Large "near junction" thermal resistance reduction in electronics by interface nanoengineering

M Hu and XL Zhang and D Poulikakos and CP Grigoropoulos, INTERNATIONAL JOURNAL OF HEAT AND MASS TRANSFER, 54, 5183-5191 (2011).

DOI: 10.1016/j.ijheatmasstransfer.2011.08.027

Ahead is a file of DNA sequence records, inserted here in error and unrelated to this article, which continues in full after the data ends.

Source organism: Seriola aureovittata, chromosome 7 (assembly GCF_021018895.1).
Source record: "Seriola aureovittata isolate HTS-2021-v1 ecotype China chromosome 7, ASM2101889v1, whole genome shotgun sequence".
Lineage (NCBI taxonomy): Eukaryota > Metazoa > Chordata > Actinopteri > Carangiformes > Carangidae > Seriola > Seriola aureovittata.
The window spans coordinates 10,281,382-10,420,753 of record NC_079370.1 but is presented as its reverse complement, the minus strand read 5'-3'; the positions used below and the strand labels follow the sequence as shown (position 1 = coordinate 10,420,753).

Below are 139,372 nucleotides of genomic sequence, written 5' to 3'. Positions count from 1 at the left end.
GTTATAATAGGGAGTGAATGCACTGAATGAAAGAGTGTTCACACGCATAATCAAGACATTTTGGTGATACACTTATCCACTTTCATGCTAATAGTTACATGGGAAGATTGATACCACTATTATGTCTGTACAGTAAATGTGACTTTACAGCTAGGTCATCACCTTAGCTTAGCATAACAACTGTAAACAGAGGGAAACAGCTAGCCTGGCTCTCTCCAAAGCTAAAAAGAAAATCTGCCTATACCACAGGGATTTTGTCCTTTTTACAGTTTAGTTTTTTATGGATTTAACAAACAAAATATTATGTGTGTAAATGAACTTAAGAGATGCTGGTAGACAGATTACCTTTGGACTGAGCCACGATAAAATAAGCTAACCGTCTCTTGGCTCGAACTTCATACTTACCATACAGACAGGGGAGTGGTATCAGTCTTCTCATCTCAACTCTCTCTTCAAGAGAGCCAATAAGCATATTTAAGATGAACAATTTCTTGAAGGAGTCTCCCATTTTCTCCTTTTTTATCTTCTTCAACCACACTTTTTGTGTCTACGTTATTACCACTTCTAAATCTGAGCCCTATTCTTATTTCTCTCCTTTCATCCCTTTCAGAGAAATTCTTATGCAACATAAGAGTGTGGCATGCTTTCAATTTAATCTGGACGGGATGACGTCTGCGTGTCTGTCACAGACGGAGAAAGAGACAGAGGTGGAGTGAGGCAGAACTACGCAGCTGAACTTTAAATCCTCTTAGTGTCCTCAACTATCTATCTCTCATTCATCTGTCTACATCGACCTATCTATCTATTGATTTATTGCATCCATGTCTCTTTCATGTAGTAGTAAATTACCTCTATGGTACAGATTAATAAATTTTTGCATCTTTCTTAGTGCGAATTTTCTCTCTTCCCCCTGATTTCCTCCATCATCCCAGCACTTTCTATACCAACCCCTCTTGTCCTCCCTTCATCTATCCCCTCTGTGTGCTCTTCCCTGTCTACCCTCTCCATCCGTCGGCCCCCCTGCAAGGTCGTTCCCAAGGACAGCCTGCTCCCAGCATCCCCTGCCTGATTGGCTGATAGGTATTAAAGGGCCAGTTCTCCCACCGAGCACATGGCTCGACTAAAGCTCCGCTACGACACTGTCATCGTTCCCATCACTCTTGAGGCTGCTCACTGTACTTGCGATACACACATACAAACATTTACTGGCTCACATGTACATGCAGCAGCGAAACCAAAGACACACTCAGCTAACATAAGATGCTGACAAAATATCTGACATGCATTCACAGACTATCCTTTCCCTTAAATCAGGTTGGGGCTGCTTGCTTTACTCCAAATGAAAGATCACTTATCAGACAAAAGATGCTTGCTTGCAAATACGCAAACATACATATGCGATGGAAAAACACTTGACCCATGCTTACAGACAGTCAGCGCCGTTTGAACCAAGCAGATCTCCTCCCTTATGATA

Nonequilibrium molecular dynamics simulations were employed to provide a new perspective to the issue of cooling of high power electronic and photonic components and were focused on developing approaches to enhance "near junction" thermal transport in devices where the heat flux in the microscopic active region could be as high as several kW/mm(2). A GaN- AlN-SiC interface serves as our model system. The three distinct mechanisms investigated that all increase heat dissipation (reduce thermal resistance) at the GaN-AlN-SiC interfaces are epitaxial growth of GaN on a smooth SiC surface, engineered three-dimensional interlaced GaN and SiC nanopillars at the interface to modify the vibrations of interfacial atoms by taking advantage of the nanoconfinement effect, and deposition of a thin AlN layer or Al(x)Ga(1-x)N (0 < x < 1) heterostructures sandwiched in the GaN-SiC gap to serve as a phonon bridge. The heat dissipation is quantified in terms of the interfacial thermal conductance, by imposing a one-dimensional heat flux across the simulation domain. The total thermal conductance across the interface was enhanced by up to 55%, compared to a bare GaN-SiC surface. Moreover, for both epitaxial and non-epitaxial Al(x)Ga(1-x)N heterostructures the overall thermal conductance increases monotonically with Al content. The conductance for a 1 nm thick Al(x)Ga(1-x)N only depends on the Al content and is independent of the Al distribution in the heterostructure. (C) 2011 Elsevier Ltd. All rights reserved.

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